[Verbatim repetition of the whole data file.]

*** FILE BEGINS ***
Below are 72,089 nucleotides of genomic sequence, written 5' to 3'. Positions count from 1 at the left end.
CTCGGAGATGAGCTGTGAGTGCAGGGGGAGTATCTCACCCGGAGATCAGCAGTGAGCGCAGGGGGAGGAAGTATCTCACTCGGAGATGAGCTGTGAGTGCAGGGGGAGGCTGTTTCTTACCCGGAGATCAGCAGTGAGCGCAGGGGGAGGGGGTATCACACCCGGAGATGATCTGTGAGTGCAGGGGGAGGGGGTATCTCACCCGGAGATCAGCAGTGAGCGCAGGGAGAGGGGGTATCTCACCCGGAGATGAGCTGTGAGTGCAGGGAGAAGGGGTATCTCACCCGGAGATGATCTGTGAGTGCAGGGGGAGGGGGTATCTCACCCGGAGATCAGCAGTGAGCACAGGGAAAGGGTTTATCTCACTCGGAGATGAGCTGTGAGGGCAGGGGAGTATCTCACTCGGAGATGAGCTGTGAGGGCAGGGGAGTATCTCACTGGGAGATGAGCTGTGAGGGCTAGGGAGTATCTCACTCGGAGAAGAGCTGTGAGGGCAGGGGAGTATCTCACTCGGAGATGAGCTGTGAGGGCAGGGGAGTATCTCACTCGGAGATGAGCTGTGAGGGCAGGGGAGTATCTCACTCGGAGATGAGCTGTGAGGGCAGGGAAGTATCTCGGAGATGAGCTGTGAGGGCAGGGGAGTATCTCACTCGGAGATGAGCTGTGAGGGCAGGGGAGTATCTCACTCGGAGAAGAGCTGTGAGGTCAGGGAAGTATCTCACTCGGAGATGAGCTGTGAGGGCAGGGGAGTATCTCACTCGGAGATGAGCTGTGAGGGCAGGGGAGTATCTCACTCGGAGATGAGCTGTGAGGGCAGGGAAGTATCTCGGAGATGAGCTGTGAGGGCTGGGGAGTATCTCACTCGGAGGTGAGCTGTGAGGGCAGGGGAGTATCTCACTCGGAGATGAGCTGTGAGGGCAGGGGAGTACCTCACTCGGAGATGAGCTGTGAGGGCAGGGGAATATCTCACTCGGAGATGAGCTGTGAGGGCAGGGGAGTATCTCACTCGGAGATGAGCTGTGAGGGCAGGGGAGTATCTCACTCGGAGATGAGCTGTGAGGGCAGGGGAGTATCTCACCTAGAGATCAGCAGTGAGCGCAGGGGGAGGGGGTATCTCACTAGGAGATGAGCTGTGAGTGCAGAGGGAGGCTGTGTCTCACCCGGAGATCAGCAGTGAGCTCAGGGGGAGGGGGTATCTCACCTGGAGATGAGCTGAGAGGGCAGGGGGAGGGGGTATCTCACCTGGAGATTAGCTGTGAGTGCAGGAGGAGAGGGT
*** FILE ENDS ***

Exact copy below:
Below are 72,089 nucleotides of genomic sequence, written 5' to 3'. Positions count from 1 at the left end.
CTCGGAGATGAGCTGTGAGTGCAGGGGGAGTATCTCACCCGGAGATCAGCAGTGAGCGCAGGGGGAGGAAGTATCTCACTCGGAGATGAGCTGTGAGTGCAGGGGGAGGCTGTTTCTTACCCGGAGATCAGCAGTGAGCGCAGGGGGAGGGGGTATCACACCCGGAGATGATCTGTGAGTGCAGGGGGAGGGGGTATCTCACCCGGAGATCAGCAGTGAGCGCAGGGAGAGGGGGTATCTCACCCGGAGATGAGCTGTGAGTGCAGGGAGAAGGGGTATCTCACCCGGAGATGATCTGTGAGTGCAGGGGGAGGGGGTATCTCACCCGGAGATCAGCAGTGAGCACAGGGAAAGGGTTTATCTCACTCGGAGATGAGCTGTGAGGGCAGGGGAGTATCTCACTCGGAGATGAGCTGTGAGGGCAGGGGAGTATCTCACTGGGAGATGAGCTGTGAGGGCTAGGGAGTATCTCACTCGGAGAAGAGCTGTGAGGGCAGGGGAGTATCTCACTCGGAGATGAGCTGTGAGGGCAGGGGAGTATCTCACTCGGAGATGAGCTGTGAGGGCAGGGGAGTATCTCACTCGGAGATGAGCTGTGAGGGCAGGGAAGTATCTCGGAGATGAGCTGTGAGGGCAGGGGAGTATCTCACTCGGAGATGAGCTGTGAGGGCAGGGGAGTATCTCACTCGGAGAAGAGCTGTGAGGTCAGGGAAGTATCTCACTCGGAGATGAGCTGTGAGGGCAGGGGAGTATCTCACTCGGAGATGAGCTGTGAGGGCAGGGGAGTATCTCACTCGGAGATGAGCTGTGAGGGCAGGGAAGTATCTCGGAGATGAGCTGTGAGGGCTGGGGAGTATCTCACTCGGAGGTGAGCTGTGAGGGCAGGGGAGTATCTCACTCGGAGATGAGCTGTGAGGGCAGGGGAGTACCTCACTCGGAGATGAGCTGTGAGGGCAGGGGAATATCTCACTCGGAGATGAGCTGTGAGGGCAGGGGAGTATCTCACTCGGAGATGAGCTGTGAGGGCAGGGGAGTATCTCACTCGGAGATGAGCTGTGAGGGCAGGGGAGTATCTCACCTAGAGATCAGCAGTGAGCGCAGGGGGAGGGGGTATCTCACTAGGAGATGAGCTGTGAGTGCAGAGGGAGGCTGTGTCTCACCCGGAGATCAGCAGTGAGCTCAGGGGGAGGGGGTATCTCACCTGGAGATGAGCTGAGAGGGCAGGGGGAGGGGGTATCTCACCTGGAGATTAGCTGTGAGTGCAGGAGGAGAGGGT